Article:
Sunday, June 14, 2009

In the Swim of Things

I really ought to write about the IEP, the crazy day of the IEP, the inservice I facilitated... that day brimmed OVER with bloggy compost... but I have this other thing, kind of murky and unformulated, demanding to have the first turn.

So I don't know where this is going, but I want to write about water. What goes on with my son and water brings to mind some kind of Age of Aquarius feel, evokes that diy tv program where designers go all feng shui crazy over nature symbols....

My son is all about the WATER. Maybe that is why it took 32 hours and two pulls on a vacuum to coax him out of the womb? The photos I most cherish of him I took during his first baths. A frickin' Calgon commercial, I tell you --- he LOVED the water.

Among his 3000 piece bathtub amusement collection? Dive toys. Snorkels, Fins.

I love that my child loves the water so much, that he can get his sensory needs met that way. And yet...

We have moved frequently, and when we house hunted, I finally had to put my foot down when our agent kept showing us homes with pools. "Tom," I said, "we will NOT even look at another house with a pool. I don't want to hear about gates and covers. NO POOLS." And then, of course, I had to explain. "I can't swim. And I can't handle the responsibility and the worry. NO POOLS."

At that time, I didn't know how glad I'd be later I'd set that limit. I didn't know that my son would become so fascinated with water, and so determined to be in it, and that he'd have so little understanding of danger. Later we'd stay at a lake house on vacation, and it took nine adults constant vigilance to keep my son from simply running outside and throwing himself with abandon into deep water.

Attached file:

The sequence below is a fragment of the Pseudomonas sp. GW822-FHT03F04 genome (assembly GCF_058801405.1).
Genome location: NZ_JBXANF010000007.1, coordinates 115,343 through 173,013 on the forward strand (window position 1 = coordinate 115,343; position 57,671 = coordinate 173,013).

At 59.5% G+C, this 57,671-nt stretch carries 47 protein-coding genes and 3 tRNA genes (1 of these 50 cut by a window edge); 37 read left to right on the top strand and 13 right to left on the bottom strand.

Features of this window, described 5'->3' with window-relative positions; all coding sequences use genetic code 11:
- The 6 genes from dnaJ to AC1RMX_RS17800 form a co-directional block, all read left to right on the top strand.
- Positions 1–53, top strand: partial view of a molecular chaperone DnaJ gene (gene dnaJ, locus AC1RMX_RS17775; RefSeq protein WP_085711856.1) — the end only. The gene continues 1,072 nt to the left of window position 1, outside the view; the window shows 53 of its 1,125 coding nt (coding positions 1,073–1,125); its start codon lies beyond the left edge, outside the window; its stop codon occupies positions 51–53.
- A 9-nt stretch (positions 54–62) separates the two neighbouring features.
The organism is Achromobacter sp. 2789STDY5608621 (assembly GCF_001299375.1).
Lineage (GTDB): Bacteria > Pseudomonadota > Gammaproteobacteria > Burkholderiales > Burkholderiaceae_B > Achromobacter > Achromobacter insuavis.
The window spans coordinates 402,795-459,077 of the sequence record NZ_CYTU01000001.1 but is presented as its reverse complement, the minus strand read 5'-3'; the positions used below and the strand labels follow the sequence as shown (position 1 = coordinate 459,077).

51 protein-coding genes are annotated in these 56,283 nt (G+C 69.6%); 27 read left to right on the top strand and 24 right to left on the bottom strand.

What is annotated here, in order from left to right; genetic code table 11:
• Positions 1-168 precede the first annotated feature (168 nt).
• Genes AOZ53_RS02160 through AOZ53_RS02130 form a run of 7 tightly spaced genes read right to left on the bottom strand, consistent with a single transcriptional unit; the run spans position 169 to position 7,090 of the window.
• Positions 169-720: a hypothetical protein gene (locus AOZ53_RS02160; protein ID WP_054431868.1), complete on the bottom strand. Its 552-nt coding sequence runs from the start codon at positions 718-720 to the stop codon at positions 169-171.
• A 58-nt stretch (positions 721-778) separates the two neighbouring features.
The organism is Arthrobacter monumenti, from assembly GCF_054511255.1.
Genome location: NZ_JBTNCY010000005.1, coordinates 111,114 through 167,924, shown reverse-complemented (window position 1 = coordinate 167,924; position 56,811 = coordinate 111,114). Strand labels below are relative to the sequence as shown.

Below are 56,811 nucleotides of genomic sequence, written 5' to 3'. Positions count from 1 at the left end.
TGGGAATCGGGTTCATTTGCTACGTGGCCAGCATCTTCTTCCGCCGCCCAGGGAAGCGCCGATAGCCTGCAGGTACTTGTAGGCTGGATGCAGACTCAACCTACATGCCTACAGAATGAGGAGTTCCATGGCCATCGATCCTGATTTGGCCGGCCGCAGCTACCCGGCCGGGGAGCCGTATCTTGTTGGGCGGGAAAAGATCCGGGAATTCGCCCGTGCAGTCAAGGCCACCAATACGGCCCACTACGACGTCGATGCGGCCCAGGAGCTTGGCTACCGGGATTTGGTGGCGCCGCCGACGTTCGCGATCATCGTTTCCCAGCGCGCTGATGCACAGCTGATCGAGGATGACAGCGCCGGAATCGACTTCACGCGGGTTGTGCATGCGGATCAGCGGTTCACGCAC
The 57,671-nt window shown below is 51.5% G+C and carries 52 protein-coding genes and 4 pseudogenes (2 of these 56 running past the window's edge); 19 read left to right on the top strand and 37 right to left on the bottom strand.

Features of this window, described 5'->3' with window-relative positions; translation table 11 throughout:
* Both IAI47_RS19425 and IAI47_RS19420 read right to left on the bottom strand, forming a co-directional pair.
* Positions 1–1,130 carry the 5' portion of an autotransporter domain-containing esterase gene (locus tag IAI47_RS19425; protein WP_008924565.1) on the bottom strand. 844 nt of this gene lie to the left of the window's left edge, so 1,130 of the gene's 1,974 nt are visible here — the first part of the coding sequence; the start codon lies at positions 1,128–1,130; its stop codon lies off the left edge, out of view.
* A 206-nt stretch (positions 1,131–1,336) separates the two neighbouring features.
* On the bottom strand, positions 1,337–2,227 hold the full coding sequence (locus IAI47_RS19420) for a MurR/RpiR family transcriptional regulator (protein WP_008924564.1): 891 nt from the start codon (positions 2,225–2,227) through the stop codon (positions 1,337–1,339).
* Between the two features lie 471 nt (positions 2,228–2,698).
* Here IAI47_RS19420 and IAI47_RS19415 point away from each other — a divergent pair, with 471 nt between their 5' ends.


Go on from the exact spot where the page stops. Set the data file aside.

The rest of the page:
I really, really need to learn how to swim.

So, today, we joined the YMCA. I have no idea how many years in the making, but we've LONG awaited a way to get a little time tend to our poor, aging, adult bodies, while leaving the little bodies in good hands. Now that we have both kids in underwear (dare I say it?), now that we've made some decent progress in ABA (oh, I better dial back the positivity), now that it's summer, it seemed like maybe we could join the Y. The kids and I can learn to swim. I can try leaving them in the kids' activity room for child care in small doses while I do the cardio room and maybe I can lose a few more pounds. (Did I mention I shed 10? Shhhh, don't jinx me. Three or four more and I'll call it done, good enough. I never even strive for skinny. I don't think it's under there, in this bod.)

So finally we signed up today, and we all took the plunge. We got in the kiddy pool together.

And it just felt to tremendously symbolic to me. Like, cheap symbolism, sure... Freud not needed for such representationalism... I just felt like I needed to write about it tonight.